Background: Hypovitaminosis D is an important risk factor for osteoporosis and its complications. Previous studies found that the incidence of hypovitaminosis D among patients in an internal medicine ward reached up to 57%.
Objectives: To determine the prevalence and determinants of hypovitaminosis D among patients in internal medicine wards in a sunny country.
Methods: We measured 25-hydroxyvitamin D, parathyroid hormone and various other laboratory parameters, and assessed the amount of sun exposure, dietary vitamin D intake and other risk factors for hypovitaminosis D in 296 internal medicine inpatients admitted consecutively to the Soroka University Medical Center, which is situated in a sunny region of Israel.
Results: We found hypovitaminosis D (serum 25-HO-D <15 ng/ml) in 77 inpatients (26.27%). The amount of sunlight exposure, serum albumin concentration, being housebound or resident of a nursing home, vitamin D intake, ethnic group, cerebrovascular accident and glucocorticoid therapy were all significantly associated with hypovitaminosis D. Multivariate analysis showed a significant association between hypovitaminosis D and Bedouin origin, sun exposure, vitamin D intake, and stroke. Hypovitaminosis D was also found among inpatients who reported consuming more than the recommended daily amount of vitamin D. Parathyroid hormone levels were significantly higher in patients with 25-OH-D levels below 15 ng/ml. In a subgroup of 74 inpatients under 65 years old with no known risk factors for hypovitaminosis D, we found 20.3% with hypovitaminosis D.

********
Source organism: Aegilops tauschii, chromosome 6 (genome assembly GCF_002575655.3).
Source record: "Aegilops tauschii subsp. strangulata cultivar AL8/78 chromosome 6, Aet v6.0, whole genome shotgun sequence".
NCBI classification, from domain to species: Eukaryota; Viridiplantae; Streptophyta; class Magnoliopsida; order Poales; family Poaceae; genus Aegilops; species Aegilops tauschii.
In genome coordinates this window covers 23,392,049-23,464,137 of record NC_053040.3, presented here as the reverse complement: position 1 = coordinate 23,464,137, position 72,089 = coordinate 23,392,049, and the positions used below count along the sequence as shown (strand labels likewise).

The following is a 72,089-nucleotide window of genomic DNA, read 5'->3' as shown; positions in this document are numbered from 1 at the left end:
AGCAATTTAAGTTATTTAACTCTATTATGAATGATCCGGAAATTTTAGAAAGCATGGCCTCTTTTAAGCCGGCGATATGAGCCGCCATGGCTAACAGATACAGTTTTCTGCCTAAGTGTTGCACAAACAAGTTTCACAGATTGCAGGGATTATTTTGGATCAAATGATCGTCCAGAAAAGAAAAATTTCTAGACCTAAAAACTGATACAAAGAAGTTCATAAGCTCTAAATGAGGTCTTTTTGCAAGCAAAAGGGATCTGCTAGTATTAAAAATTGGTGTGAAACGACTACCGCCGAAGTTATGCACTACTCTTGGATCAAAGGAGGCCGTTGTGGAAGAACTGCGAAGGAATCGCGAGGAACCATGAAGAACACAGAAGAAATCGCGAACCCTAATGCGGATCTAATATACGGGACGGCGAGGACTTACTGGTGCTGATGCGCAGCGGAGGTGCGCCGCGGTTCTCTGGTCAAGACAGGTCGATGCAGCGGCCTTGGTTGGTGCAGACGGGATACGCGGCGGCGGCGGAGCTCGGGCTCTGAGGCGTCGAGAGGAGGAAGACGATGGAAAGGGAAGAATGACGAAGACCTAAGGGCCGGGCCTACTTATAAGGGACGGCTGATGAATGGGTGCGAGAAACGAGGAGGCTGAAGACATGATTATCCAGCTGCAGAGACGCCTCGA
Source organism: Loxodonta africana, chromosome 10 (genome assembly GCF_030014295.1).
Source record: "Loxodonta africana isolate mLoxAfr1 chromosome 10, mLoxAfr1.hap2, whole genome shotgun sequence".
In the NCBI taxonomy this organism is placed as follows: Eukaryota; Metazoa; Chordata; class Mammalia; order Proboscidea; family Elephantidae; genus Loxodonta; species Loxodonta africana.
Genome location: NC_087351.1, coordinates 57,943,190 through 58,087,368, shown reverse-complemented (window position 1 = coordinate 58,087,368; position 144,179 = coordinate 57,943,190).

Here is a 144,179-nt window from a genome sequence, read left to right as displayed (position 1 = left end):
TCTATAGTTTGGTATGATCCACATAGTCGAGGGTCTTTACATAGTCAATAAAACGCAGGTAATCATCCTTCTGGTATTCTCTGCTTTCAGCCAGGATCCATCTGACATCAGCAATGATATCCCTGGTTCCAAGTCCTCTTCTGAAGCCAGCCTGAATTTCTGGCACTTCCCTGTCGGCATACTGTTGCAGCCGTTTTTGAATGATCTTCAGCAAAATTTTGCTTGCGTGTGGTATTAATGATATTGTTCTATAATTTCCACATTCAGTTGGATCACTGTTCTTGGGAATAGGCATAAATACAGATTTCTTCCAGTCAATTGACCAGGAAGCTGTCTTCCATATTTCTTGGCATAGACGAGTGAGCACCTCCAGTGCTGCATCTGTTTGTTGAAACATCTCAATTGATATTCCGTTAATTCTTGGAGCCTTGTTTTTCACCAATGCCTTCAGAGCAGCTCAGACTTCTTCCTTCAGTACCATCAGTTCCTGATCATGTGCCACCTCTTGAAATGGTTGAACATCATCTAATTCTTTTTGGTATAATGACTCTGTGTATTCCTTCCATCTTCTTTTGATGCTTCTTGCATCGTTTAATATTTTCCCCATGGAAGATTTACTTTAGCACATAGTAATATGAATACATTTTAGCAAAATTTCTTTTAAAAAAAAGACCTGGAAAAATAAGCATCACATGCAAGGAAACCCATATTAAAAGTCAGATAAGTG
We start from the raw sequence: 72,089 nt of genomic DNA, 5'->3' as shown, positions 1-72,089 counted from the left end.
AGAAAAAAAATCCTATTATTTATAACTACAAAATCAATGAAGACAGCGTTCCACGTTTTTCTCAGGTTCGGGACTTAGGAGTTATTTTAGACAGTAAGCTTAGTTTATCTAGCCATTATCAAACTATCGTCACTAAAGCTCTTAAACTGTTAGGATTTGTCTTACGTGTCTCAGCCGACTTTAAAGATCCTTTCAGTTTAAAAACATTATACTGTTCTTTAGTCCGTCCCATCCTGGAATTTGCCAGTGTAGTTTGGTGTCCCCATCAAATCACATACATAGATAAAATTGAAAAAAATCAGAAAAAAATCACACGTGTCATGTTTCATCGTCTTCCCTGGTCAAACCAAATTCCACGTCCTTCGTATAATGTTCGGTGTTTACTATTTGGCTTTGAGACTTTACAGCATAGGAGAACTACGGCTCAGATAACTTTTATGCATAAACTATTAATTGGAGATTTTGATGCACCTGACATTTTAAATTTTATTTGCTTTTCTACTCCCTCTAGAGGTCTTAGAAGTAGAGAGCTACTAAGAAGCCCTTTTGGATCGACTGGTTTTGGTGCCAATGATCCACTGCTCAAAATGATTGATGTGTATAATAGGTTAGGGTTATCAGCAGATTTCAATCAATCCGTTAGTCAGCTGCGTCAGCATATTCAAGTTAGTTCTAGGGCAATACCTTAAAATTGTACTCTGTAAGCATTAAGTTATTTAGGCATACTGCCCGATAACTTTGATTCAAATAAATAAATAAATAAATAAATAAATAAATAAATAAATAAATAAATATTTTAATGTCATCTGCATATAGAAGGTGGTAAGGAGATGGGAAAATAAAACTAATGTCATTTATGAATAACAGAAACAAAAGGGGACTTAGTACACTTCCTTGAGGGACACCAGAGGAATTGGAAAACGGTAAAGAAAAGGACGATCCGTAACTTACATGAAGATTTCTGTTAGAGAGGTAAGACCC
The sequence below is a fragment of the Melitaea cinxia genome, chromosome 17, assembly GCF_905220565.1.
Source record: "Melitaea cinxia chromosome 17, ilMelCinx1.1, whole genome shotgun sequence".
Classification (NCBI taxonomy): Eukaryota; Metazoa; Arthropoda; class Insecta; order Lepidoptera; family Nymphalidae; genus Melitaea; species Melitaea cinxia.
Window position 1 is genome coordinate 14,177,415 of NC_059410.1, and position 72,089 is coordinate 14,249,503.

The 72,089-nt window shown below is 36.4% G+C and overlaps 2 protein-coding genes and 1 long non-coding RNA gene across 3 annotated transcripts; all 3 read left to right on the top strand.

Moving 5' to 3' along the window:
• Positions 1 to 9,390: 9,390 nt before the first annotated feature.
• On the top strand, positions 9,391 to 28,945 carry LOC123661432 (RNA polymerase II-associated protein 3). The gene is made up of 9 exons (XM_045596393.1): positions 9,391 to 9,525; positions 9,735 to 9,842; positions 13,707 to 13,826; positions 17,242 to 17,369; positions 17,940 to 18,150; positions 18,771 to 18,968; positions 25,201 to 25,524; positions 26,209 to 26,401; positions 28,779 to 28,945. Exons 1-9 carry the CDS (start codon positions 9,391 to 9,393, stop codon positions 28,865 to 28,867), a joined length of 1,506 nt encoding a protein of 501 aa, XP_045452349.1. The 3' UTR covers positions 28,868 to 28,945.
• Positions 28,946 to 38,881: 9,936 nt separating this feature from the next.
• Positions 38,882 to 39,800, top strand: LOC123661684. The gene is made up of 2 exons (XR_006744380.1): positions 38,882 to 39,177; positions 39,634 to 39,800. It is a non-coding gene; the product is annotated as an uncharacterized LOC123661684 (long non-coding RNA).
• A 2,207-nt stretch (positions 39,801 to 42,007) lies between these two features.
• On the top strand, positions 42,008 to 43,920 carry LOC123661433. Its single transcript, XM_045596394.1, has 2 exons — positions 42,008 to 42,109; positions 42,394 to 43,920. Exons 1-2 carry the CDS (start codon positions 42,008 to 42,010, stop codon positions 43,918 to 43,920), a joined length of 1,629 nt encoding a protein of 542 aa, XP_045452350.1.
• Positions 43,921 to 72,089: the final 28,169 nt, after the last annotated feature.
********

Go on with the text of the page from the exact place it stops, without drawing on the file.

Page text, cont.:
Conclusions: Hypovitaminosis D is common in patients hospitalized in internal medicine wards in our region, including patients with no known risk factors for this condition. Based on our findings, we recommend vitamin D supplementation during hospitalization and upon discharge from general internal medicine wards as a primary or secondary preventive measure.